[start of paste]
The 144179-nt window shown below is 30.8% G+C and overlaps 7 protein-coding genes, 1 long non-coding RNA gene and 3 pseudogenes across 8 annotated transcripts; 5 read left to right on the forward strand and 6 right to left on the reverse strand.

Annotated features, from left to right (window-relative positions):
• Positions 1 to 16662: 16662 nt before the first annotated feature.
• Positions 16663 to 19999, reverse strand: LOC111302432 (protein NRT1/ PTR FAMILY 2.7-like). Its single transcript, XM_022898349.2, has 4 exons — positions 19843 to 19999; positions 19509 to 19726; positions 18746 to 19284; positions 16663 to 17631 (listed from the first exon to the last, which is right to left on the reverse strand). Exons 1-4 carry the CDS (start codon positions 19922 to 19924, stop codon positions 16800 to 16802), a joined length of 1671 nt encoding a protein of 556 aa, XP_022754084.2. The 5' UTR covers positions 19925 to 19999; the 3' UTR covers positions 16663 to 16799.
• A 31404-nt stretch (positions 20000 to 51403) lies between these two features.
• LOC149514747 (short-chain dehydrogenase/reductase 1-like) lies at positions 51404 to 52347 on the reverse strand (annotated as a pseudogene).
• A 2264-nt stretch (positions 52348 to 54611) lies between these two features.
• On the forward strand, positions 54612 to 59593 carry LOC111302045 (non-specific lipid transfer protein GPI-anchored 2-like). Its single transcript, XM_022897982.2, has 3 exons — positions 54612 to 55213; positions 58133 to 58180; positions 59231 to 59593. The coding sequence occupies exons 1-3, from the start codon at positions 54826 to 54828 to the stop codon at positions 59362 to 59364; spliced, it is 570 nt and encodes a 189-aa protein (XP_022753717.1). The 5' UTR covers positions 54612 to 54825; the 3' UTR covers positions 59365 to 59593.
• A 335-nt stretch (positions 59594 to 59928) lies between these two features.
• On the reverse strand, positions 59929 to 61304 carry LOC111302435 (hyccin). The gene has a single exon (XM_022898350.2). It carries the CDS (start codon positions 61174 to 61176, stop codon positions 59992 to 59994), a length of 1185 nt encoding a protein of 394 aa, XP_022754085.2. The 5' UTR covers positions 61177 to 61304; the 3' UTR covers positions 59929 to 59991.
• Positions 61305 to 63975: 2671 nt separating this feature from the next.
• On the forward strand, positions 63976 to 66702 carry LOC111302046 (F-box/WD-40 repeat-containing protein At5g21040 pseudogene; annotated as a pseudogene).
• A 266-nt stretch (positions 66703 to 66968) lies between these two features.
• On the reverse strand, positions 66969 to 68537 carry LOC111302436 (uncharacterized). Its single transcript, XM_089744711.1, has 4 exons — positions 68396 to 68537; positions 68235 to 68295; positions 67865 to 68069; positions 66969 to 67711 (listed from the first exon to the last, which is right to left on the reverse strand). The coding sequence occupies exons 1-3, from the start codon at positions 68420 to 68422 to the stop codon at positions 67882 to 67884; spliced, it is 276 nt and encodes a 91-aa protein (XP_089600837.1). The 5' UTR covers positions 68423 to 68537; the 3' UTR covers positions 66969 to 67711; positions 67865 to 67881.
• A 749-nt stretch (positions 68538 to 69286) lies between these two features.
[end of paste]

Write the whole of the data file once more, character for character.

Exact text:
The 144179-nt window shown below is 30.8% G+C and overlaps 7 protein-coding genes, 1 long non-coding RNA gene and 3 pseudogenes across 8 annotated transcripts; 5 read left to right on the forward strand and 6 right to left on the reverse strand.

Annotated features, from left to right (window-relative positions):
• Positions 1 to 16662: 16662 nt before the first annotated feature.
• Positions 16663 to 19999, reverse strand: LOC111302432 (protein NRT1/ PTR FAMILY 2.7-like). Its single transcript, XM_022898349.2, has 4 exons — positions 19843 to 19999; positions 19509 to 19726; positions 18746 to 19284; positions 16663 to 17631 (listed from the first exon to the last, which is right to left on the reverse strand). Exons 1-4 carry the CDS (start codon positions 19922 to 19924, stop codon positions 16800 to 16802), a joined length of 1671 nt encoding a protein of 556 aa, XP_022754084.2. The 5' UTR covers positions 19925 to 19999; the 3' UTR covers positions 16663 to 16799.
• A 31404-nt stretch (positions 20000 to 51403) lies between these two features.
• LOC149514747 (short-chain dehydrogenase/reductase 1-like) lies at positions 51404 to 52347 on the reverse strand (annotated as a pseudogene).
• A 2264-nt stretch (positions 52348 to 54611) lies between these two features.
• On the forward strand, positions 54612 to 59593 carry LOC111302045 (non-specific lipid transfer protein GPI-anchored 2-like). Its single transcript, XM_022897982.2, has 3 exons — positions 54612 to 55213; positions 58133 to 58180; positions 59231 to 59593. The coding sequence occupies exons 1-3, from the start codon at positions 54826 to 54828 to the stop codon at positions 59362 to 59364; spliced, it is 570 nt and encodes a 189-aa protein (XP_022753717.1). The 5' UTR covers positions 54612 to 54825; the 3' UTR covers positions 59365 to 59593.
• A 335-nt stretch (positions 59594 to 59928) lies between these two features.
• On the reverse strand, positions 59929 to 61304 carry LOC111302435 (hyccin). The gene has a single exon (XM_022898350.2). It carries the CDS (start codon positions 61174 to 61176, stop codon positions 59992 to 59994), a length of 1185 nt encoding a protein of 394 aa, XP_022754085.2. The 5' UTR covers positions 61177 to 61304; the 3' UTR covers positions 59929 to 59991.
• Positions 61305 to 63975: 2671 nt separating this feature from the next.
• On the forward strand, positions 63976 to 66702 carry LOC111302046 (F-box/WD-40 repeat-containing protein At5g21040 pseudogene; annotated as a pseudogene).
• A 266-nt stretch (positions 66703 to 66968) lies between these two features.
• On the reverse strand, positions 66969 to 68537 carry LOC111302436 (uncharacterized). Its single transcript, XM_089744711.1, has 4 exons — positions 68396 to 68537; positions 68235 to 68295; positions 67865 to 68069; positions 66969 to 67711 (listed from the first exon to the last, which is right to left on the reverse strand). The coding sequence occupies exons 1-3, from the start codon at positions 68420 to 68422 to the stop codon at positions 67882 to 67884; spliced, it is 276 nt and encodes a 91-aa protein (XP_089600837.1). The 5' UTR covers positions 68423 to 68537; the 3' UTR covers positions 66969 to 67711; positions 67865 to 67881.
• A 749-nt stretch (positions 68538 to 69286) lies between these two features.